Posts Tagged ‘7’

Cashing In on Paul Walker

Wednesday, September 30th, 2015

More trouble for VW.

And yet he’s still making more money than you:

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This case is similar to those against Asiana and Boeing for Flight 214, in that seat belt design might have played a very small role. Perhaps these seat belts could have been designed better, I don’t know. Perhaps we’ll find out after trial or, more likely, this case will settle for a couple million and we’ll never hear about it again…

San Francisco’s Best (If Scariest) Commute: Riding the Elevator Basket Up Sutro Tower

Thursday, September 3rd, 2015

As seen a few days back – that square, that’s your elevator car. Haven’t seen it in a while:

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And here’s the close-up color version, from all the way back in 2004:


(I remember thinking how the workers in the basket should have appeared clearer in this photo. I guess I was super-far away, oh well.)

In closing, take that, Great Pyramid. Pwned:


Old White Guy, Old White Guy, Less Old White Guy: A Random Sample of SF’s Supposedly “Diverse” Golf Course in San Mateo County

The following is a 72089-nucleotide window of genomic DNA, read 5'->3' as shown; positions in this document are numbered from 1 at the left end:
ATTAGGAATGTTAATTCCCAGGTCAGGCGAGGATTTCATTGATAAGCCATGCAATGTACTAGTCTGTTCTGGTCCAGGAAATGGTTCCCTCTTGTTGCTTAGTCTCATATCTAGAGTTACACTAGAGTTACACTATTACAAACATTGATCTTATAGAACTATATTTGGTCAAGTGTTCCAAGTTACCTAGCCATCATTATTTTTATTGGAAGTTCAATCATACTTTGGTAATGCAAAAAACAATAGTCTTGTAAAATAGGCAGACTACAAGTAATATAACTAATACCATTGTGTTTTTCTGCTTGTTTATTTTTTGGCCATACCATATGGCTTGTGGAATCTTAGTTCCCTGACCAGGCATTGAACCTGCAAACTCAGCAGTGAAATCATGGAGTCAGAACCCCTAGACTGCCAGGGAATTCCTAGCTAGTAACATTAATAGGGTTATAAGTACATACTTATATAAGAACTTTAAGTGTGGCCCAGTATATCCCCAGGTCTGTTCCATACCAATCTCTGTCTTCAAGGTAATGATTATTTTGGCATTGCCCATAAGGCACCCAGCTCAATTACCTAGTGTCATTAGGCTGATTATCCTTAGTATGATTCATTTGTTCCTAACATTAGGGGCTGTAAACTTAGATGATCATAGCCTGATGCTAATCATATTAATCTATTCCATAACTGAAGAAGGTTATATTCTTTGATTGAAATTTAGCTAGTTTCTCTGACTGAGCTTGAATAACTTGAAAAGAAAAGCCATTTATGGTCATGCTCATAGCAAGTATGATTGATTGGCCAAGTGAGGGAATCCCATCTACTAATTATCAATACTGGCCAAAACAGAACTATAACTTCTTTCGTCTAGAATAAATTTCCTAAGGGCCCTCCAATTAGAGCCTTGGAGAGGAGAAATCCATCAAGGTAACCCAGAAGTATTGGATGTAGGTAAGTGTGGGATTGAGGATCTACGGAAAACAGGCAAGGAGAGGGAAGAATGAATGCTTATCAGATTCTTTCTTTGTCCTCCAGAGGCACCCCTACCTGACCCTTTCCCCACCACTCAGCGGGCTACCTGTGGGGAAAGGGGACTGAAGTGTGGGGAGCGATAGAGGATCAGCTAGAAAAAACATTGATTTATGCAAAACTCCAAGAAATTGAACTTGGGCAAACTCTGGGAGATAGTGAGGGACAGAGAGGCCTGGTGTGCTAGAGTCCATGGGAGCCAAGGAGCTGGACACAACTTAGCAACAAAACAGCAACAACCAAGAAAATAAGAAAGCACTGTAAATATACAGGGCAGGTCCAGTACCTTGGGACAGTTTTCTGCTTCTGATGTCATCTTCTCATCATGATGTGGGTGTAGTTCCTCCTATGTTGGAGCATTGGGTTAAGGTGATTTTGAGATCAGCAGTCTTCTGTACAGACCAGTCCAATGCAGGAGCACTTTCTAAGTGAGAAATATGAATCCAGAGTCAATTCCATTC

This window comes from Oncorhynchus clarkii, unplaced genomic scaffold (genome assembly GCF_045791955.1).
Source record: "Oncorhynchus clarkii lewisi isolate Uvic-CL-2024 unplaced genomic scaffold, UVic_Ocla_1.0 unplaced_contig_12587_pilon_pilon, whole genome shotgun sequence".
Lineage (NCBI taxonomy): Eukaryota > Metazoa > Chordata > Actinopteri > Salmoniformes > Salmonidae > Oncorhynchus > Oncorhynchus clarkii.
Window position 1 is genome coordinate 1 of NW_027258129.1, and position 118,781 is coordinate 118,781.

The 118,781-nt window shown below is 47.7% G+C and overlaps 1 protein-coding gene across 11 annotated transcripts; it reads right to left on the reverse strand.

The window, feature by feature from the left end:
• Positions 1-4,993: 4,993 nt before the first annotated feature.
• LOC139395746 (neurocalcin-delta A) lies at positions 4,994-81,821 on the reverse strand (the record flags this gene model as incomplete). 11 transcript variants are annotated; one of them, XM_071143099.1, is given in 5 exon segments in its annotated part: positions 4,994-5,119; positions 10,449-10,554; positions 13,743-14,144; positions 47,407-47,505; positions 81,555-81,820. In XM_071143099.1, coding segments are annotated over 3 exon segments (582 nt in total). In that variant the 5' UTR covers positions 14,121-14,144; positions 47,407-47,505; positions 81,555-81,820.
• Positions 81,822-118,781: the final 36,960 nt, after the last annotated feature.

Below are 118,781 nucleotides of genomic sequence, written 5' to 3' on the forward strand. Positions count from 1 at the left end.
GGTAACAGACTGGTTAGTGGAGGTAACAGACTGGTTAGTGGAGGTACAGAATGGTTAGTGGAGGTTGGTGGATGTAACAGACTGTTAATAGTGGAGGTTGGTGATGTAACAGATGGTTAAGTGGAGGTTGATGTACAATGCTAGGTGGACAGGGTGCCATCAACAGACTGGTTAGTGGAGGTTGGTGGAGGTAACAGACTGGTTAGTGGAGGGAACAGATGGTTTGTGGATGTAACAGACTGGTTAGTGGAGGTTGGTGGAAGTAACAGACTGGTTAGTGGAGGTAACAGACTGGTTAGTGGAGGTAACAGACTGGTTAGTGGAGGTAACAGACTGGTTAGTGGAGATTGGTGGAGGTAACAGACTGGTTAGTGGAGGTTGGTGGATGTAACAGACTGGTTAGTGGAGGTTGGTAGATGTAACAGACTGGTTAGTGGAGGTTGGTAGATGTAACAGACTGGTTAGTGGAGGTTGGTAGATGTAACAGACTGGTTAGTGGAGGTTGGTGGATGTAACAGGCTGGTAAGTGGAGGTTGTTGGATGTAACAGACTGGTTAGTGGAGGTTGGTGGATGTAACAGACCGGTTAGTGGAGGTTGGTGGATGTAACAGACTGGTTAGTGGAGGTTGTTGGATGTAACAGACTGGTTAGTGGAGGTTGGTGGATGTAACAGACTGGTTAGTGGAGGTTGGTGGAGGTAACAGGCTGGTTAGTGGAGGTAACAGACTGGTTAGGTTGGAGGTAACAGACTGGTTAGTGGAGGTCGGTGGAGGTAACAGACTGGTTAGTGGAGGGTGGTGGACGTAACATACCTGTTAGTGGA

Monday, July 6th, 2015

So that’s 100% white guys. (Of “course,” our n=3 here, but even so. I mean, the people who take advantage of this golfing subsidy skew white, male, older, wealthier, right? I mean, am I wrong here? Disabuse me, Gentle Reader, if necessary.)

These are the only people I’ve ever seen at the white elephant known as Sharp Park, which, oddly, is operated by San Francisco even though it’s not even located in San Francisco.

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So, why would Interim Mayor Ed Lee go against the Board of Supervisors, who wanted to sell off / give away / otherwise rid ourselves of this light-skinned loxodontine from Way Down In Pacifica? Well, middle-class welfare tends to be hard to eliminate.

And then there’s this constituency:

“City management of the golf course is handicapped by a sclerotic labor contract that has some employees earning six-figure salaries* for work that pays less than half of that on most golf courses.”

Oh well. I suppose our southernmost “run-down” golf course will continue to make us a national laughingstock.

And who’s going to pay for the $20-$30 million* worth of deferred work what this ball-and-chain needs?

I don’t know.

Oh well.

*Practically everything in Frisco is “sustainable” these these days. But what about Sharp Park? And then there’s this, from our drought-addled Year of the Lord 2015:

Dan Noyes:How do you respond to this not being fixed for four years?”
Gavin Newsom’s Jogging Buddy / Political Booster / Lawyer: “Well, that’s probably not exactly accurate. There are a series of leaks in the system and we manage them as best we can.” 

50,000 gallons? That’s a Cosco Busan bunker oil spill-worth of water daily. Oh well.

ONLY IN MARIN: Bridgeway Gas Station in Sausalito Charging $8 Per Gallon? Highest Prices in America

Friday, March 13th, 2015